Yesterday was another family mini-Adventure. Not so much a Journey but a little hike suitable for little legs. Even at the speed of a 5 year-old, this walk took just 30 minutes each way. We spent another half an hour exploring at the tower and enjoying the views (cue paparazzi-parents!) then added an hour on the nearby beach to relax afterwards. There's a good little play park on the sand in the shade of some large pines, accessible via a buggy-friendly raised wooden walkway.
There are two versions of this excursion - we chose the shortest (signposted route 'B') which is only about 2km in total. The longer version (signposted route 'A') is a little over 4km. Both are very clearly signposted with lots of free parking. Start points and parking maps below. It's worth noting that this is definitely not a buggy-friendly route but it is short so very little Adventurers can easily be carried in an appropriate carrier. Our nearly-two-year-old was happy as the proverbial Larry in our Deuter Kid Air Comfort. (Keep an eye-out for the review on here soon)
Our route began from an easy parking area, a 5 minute drive beyond Camp de Mar beach, at the junction of Carrer Prunera and Carrer Taronger. From here 'Cap Andritxol' is clearly signposted on green hiking signs. The walk begins up a long flight of wide steps which link to a higher section of Carrer Prunera. At the top of the steps, follow the sign to the right and, after 150m, the road turns sharp right around a blind hairpin bend. Here another sign indicates the stone-paved footpath which rises from the left of the road, skirting the boundary wall of a private property. Following this path brings us to a narrow gate in the wall and a turn to the left, up a steep hill through large pine trees. This is the steepest part of the route but last no more than 100m.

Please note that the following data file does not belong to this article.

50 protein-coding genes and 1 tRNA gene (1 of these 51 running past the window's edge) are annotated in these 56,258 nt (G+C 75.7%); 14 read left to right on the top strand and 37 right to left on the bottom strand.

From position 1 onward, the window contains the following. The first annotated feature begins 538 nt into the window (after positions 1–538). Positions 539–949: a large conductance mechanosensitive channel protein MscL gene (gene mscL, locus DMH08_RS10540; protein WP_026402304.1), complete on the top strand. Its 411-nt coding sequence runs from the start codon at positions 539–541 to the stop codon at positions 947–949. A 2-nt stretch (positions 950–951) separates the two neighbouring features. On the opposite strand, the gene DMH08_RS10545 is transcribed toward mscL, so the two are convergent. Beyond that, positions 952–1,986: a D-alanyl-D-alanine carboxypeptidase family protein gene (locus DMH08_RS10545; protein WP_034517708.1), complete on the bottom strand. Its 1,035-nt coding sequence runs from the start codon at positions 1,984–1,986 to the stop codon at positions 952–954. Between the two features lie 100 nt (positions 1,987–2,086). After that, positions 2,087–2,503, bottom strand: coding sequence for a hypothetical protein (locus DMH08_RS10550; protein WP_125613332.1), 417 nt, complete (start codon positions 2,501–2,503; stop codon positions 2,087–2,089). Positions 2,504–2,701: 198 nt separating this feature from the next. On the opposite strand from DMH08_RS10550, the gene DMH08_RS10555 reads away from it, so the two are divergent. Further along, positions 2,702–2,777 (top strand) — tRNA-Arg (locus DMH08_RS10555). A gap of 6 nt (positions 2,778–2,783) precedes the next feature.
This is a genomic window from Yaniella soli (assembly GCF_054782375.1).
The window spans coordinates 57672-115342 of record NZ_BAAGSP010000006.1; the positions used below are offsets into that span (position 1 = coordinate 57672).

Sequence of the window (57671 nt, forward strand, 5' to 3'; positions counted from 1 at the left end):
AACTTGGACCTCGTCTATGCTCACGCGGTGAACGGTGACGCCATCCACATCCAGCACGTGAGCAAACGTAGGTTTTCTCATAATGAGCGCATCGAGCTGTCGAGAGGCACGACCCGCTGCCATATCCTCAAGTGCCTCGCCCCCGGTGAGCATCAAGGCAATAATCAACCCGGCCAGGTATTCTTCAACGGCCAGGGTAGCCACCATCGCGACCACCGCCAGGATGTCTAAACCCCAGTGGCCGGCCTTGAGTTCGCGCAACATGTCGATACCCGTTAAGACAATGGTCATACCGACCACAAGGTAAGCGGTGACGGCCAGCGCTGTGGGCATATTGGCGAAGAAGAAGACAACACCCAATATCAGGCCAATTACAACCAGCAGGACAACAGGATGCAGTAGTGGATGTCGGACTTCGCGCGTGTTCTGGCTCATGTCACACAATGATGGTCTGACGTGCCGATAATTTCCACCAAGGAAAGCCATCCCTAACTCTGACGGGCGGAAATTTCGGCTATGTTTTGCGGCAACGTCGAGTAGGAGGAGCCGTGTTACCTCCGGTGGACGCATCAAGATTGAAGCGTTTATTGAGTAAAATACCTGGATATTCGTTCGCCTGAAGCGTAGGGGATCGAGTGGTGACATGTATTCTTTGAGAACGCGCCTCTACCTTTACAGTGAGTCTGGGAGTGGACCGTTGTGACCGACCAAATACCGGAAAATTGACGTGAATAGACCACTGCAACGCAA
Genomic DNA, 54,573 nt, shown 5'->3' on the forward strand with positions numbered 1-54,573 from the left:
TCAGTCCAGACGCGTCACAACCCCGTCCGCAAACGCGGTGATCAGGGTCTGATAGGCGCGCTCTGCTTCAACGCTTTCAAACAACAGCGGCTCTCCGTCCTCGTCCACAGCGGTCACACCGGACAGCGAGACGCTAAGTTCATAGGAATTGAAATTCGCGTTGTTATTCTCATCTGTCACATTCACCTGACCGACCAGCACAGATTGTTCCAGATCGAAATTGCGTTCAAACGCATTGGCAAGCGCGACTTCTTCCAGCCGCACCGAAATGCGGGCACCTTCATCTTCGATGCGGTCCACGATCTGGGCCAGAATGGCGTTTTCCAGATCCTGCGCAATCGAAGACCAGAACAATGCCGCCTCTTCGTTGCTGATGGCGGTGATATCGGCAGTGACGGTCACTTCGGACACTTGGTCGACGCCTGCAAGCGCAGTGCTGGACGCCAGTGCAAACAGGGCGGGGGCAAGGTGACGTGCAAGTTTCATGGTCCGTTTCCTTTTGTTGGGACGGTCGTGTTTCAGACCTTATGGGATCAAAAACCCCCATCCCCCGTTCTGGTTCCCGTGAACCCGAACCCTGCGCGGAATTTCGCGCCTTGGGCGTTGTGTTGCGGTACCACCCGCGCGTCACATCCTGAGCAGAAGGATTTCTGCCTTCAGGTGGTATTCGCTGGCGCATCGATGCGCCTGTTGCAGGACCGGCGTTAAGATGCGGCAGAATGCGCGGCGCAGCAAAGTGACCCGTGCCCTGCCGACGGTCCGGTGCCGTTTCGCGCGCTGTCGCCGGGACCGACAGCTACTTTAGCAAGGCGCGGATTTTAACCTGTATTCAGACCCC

At the top we find an intersection where route 'A' joins our path. Also here is a closed gate to the large private estate and, more interestingly, the continuation of the coastal route which leads down to Cala d'en Monjo then Cala Fornells. The latter is an alternate starting point for an even more scenic version of this route, though one for legs longer than those walking with us today!
Turning right, again following clear signs, we begin the final ascent to the tower. Several paths criss-cross along the spine of the peninsula but all finish at the same tower. It's worth noting that signs and small cairns (hitos) mark the correct path, which should be followed to avoid excessive erosion in the area - most of the other paths seem to have begun as simple water run-off routes and have unfortunately been further worn-away by corner-cutting feet.
This is a stunning part of the Mallorcan coastline with fantastic views to both the East (towards Peguera and Costa de la Calma) and back towards camp de Mar, where we began, in the West. As the old photography/hiking adage goes - don't forget the view behind you! There's also a great inlad view towards Puig de Galatzo, the most southern of the Sierra de Tramuntana's 54 peaks above 1000m.